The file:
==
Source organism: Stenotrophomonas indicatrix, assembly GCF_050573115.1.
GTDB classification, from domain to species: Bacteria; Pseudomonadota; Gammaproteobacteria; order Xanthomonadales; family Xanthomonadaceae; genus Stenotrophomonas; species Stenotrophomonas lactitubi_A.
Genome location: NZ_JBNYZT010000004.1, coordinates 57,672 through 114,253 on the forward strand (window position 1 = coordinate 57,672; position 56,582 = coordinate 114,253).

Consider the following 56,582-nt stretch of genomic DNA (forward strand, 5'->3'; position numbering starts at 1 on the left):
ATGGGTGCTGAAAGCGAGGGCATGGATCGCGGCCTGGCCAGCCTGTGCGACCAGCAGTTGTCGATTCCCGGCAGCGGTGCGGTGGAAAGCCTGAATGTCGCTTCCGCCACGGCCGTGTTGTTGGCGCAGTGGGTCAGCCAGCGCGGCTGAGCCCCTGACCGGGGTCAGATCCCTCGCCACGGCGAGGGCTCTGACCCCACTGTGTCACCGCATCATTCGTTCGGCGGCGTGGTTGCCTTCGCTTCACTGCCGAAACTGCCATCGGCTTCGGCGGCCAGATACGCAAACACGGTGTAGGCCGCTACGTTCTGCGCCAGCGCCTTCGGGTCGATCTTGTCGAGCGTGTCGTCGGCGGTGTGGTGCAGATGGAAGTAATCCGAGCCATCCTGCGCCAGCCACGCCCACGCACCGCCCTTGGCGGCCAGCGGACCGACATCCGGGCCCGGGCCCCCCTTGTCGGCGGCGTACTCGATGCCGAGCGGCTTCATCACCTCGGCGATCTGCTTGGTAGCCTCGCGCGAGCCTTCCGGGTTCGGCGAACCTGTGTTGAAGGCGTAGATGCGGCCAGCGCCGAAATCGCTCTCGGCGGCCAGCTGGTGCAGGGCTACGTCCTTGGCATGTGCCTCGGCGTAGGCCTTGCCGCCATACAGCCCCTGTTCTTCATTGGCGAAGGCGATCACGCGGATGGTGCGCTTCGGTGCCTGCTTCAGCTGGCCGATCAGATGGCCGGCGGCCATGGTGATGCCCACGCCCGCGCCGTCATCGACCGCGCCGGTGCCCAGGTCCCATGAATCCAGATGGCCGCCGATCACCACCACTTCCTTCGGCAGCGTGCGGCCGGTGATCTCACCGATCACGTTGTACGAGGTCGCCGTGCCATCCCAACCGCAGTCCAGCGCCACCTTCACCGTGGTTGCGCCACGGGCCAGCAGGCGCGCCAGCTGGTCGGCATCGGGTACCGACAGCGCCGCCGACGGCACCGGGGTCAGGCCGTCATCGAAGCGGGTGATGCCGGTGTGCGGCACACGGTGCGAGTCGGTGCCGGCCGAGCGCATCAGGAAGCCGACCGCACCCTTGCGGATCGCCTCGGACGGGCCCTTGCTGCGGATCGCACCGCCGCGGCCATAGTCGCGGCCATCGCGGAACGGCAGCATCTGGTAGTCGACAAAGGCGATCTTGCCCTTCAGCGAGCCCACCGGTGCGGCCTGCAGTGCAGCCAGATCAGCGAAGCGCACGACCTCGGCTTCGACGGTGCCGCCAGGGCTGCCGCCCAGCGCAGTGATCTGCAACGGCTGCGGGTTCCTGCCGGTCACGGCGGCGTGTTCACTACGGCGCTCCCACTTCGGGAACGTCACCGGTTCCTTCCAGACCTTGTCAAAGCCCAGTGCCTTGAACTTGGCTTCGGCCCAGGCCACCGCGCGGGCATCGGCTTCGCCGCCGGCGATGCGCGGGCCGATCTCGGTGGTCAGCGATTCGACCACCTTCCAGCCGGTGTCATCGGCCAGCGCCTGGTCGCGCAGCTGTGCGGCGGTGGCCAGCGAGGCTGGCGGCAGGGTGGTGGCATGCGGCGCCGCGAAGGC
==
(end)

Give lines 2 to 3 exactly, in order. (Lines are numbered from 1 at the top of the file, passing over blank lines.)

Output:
GTDB classification, from domain to species: Bacteria; Pseudomonadota; Gammaproteobacteria; order Xanthomonadales; family Xanthomonadaceae; genus Stenotrophomonas; species Stenotrophomonas lactitubi_A.
Genome location: NZ_JBNYZT010000004.1, coordinates 57,672 through 114,253 on the forward strand (window position 1 = coordinate 57,672; position 56,582 = coordinate 114,253).